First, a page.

The flag of Sierra Leone was originally designed in 1960 by the College of Arms in London, in anticipation of the country's independence from Britain in 1961. The colours were taken from the new coat of arms that was designed at the same time, with the green representing the country's natural resources, white symbolising unity and justice, and blue evoking both the hope of world peace, and the natural harbour of Freetown, the country's capital. The new flag was first raised on 27 April 1961, the date of Sierra Leone's independence.
9. Poland - whose flag do you get by rotating the image 180 degrees?

Answer: Indonesia

White and red were adopted as Poland's national colours in 1831, but have been associated with the country since the Middle Ages. The colours were first used as a national symbol in a cockade used by the Polish Army, as well as freedom fighters and insurgents throughout the 19th century. The first appearance of a white and red flag came during a demonstration in Warsaw in 1916. The flag was subsequently adopted after the First World War by the newly restored Republic of Poland, following its independence from Russia. Since then, despite a slight alteration of the shade of red, it has remained as Poland's national flag.

Indonesia's flag uses colours that trace their lineage back to the banner of the Majapahit Empire in the 13th century. Red and white were traditional colours for textile manufacture throughout the islands that now make up the country, and were taken up in the 20th century as an expression of nationalism against the Dutch colonial power. The modern flag was first flown in Java in 1928, after which it was banned by the Dutch. In August 1945, upon the Proclamation of Indonesian Independence, the flag was adopted as the new national flag of Indonesia.
10. Lithuania - whose flag do you get by adding a five-pointed white star to the centre?

Answer: Myanmar

Lithuania first adopted its flag upon gaining independence from Russia in 1918. The colours are believed to have been suggested by Lithuanian exiles, based on the traditional colours used in folk weavings and traditional dress. The 1917 Vilnius Conference proposed a flag of red and green, with a narrow strip of yellow in the middle, but could not gain agreement on the idea and so submitted it to a special commission. This put forward the current flag, which was adopted as the new flag of Lithuania. Upon the country's annexation by the Soviet Union in 1940, the flag was prohibited until 1988, when, as a result of the burgeoning independence movement, the Lithuanian Supreme Soviet adopted the tricolour as the flag of the Lithuanian SSR. The flag was retained as the national flag following Lithuania's independence in 1992.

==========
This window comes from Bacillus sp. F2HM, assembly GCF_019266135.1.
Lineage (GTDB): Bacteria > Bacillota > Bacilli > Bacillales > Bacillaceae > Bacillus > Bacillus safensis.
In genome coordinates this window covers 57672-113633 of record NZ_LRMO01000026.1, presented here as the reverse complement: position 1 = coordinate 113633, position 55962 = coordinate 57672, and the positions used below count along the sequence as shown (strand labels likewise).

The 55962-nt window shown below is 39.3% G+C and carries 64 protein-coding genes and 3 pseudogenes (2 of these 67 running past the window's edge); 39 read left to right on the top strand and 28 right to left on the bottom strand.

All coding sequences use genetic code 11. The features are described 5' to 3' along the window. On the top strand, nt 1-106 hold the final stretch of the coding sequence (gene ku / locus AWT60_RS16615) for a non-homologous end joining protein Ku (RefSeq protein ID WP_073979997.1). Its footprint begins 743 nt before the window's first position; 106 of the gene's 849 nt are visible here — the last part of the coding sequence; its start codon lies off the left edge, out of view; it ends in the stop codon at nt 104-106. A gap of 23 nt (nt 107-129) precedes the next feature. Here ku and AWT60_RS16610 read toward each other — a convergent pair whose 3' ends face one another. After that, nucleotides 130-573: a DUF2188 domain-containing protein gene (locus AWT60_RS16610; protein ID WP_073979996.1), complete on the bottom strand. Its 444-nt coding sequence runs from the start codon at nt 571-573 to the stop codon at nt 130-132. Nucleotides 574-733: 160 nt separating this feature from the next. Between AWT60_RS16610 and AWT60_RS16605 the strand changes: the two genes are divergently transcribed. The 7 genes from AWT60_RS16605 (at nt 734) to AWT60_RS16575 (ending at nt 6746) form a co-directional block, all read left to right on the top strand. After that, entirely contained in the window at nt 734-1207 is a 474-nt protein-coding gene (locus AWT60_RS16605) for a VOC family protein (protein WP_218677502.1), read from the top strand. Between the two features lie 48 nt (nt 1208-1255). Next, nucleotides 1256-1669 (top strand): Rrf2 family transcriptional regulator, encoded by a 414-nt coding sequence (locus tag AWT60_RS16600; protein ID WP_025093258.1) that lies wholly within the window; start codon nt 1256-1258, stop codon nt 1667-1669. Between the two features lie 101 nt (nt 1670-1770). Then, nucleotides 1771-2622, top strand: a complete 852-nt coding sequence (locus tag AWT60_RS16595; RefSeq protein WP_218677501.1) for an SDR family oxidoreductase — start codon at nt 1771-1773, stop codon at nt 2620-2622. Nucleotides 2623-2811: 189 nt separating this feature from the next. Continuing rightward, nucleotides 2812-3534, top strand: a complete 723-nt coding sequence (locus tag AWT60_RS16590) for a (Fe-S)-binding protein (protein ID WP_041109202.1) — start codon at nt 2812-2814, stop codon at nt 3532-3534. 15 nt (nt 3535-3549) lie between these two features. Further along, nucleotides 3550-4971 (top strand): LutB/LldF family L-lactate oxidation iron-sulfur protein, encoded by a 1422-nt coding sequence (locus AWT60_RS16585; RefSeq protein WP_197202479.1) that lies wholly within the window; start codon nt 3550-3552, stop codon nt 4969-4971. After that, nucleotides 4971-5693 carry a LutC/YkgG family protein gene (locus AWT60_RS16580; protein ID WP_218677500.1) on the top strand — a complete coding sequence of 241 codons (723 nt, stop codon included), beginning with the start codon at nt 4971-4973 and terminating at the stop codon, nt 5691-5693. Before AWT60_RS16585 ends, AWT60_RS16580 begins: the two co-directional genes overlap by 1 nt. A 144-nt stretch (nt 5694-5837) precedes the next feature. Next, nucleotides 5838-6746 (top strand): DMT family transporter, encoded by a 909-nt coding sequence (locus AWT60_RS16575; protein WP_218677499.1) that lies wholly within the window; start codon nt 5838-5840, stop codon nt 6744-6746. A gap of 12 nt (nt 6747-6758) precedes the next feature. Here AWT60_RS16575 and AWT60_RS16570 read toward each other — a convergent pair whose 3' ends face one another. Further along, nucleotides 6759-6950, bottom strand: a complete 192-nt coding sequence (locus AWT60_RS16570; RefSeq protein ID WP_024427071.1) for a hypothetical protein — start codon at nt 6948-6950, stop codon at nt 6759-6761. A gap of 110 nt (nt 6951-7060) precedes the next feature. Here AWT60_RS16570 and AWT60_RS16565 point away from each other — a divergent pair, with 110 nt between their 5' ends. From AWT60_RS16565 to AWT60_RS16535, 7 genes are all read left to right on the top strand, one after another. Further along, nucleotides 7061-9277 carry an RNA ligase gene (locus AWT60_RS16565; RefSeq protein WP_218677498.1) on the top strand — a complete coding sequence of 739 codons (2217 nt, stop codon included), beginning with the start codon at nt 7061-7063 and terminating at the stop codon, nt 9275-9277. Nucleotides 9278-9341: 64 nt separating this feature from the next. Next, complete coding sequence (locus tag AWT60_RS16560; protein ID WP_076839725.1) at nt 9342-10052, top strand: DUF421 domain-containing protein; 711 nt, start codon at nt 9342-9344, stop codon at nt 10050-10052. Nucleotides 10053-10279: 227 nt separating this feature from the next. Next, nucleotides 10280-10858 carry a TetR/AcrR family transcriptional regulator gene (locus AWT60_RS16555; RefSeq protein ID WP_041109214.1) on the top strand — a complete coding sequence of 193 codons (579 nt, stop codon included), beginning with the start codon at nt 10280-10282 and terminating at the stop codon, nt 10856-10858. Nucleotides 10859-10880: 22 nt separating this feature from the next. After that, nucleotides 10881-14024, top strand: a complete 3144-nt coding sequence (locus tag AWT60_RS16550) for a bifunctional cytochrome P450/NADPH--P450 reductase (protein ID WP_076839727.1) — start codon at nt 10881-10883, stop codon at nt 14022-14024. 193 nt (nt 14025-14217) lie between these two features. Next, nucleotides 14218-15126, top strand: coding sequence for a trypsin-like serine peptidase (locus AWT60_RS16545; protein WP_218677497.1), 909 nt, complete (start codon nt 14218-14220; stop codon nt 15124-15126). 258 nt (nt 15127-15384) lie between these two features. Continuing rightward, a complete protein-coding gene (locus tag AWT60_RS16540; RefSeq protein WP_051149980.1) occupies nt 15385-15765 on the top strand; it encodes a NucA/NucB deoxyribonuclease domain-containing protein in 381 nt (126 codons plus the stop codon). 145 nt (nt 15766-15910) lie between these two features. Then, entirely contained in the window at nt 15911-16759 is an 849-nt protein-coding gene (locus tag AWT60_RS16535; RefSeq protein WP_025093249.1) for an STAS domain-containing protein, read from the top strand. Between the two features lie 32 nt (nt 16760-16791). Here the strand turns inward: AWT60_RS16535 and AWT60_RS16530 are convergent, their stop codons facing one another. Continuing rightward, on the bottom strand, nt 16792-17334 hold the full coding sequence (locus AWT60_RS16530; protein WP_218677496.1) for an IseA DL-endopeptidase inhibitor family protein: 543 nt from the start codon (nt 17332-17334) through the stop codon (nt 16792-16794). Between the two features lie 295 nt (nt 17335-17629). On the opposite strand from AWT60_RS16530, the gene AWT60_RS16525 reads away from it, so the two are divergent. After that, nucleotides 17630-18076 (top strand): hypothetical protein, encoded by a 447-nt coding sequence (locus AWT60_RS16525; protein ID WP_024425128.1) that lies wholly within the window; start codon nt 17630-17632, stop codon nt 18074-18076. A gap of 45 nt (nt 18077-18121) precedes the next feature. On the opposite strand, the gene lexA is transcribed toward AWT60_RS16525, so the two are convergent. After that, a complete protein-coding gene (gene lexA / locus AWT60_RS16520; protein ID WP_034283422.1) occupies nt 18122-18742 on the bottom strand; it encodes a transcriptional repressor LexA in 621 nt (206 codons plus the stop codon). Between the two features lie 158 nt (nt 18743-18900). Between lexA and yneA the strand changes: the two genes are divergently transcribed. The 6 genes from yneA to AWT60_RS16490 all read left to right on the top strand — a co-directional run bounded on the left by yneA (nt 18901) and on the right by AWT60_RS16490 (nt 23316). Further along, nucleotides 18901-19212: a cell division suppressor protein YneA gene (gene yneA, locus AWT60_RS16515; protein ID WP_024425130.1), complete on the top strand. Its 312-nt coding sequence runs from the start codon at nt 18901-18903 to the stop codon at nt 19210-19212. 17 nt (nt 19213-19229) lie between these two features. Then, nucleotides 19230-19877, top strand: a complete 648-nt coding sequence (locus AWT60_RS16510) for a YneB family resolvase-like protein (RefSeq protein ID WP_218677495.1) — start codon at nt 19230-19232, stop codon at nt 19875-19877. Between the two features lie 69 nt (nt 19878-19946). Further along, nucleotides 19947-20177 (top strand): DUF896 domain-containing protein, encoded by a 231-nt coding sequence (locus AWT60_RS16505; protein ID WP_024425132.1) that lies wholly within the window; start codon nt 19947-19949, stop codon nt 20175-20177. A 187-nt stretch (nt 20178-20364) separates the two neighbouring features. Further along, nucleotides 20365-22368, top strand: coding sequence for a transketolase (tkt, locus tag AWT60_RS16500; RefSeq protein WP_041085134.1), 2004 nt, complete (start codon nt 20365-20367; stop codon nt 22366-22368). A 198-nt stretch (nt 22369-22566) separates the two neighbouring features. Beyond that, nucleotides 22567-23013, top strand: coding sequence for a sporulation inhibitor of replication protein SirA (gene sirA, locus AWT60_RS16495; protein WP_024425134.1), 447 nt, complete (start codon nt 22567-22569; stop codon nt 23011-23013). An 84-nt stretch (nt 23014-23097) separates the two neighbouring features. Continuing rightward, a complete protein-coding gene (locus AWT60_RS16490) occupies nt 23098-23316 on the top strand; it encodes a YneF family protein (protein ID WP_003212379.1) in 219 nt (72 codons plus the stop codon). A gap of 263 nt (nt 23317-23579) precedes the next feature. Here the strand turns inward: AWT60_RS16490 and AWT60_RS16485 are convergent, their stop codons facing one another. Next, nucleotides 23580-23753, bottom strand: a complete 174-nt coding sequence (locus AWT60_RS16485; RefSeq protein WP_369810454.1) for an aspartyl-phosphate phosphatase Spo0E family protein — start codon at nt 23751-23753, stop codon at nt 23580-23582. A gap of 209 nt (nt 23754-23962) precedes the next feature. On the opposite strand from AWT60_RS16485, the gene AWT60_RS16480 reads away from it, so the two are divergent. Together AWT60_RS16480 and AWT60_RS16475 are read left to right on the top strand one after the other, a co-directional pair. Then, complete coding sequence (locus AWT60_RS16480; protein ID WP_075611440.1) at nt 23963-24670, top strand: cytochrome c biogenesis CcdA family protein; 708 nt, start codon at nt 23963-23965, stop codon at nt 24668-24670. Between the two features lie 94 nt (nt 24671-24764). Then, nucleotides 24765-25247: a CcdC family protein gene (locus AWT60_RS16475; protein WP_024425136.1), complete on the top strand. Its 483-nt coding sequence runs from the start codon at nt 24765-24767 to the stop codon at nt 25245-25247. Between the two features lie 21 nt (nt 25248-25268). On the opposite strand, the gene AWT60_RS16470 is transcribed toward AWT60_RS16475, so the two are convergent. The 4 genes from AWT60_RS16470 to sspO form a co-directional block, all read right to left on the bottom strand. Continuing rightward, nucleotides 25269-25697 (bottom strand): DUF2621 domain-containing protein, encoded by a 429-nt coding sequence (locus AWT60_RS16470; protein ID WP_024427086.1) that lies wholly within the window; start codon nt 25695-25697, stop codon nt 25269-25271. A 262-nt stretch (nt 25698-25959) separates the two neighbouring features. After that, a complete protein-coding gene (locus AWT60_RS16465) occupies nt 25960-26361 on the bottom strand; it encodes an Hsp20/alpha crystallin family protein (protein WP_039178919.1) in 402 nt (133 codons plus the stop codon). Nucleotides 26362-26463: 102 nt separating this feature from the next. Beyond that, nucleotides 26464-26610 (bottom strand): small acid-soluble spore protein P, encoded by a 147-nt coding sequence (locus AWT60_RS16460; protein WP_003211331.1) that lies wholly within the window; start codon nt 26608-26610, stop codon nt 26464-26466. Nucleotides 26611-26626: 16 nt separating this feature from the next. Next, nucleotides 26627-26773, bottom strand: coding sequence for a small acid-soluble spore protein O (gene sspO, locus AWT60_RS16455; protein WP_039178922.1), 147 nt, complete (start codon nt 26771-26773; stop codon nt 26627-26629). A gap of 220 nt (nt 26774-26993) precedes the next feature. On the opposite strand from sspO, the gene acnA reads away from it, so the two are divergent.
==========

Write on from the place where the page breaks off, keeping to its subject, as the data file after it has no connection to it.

The flag of Myanmar was adopted in 2010, replacing the previous flag that had been in use since 1974. The new flag was based on that of the State of Burma, one of the country's previous names, between 1943 and 1945. That flag featured a royal peacock in the centre, which the new flag replaced with a white, five-pointed star that was intended to symbolise the union of the country. The colours are intended to symbolise solidarity (yellow), peace, tranquillity and the lush greenery of the country (green), and courage and determination (red).
Source: Author Red_John

This quiz was reviewed by FunTrivia editor stedman before going online.
Any errors found in FunTrivia content are routinely corrected through our feedback system.
7/22/2024, Copyright 2024 FunTrivia, Inc. - Report an Error / Contact Us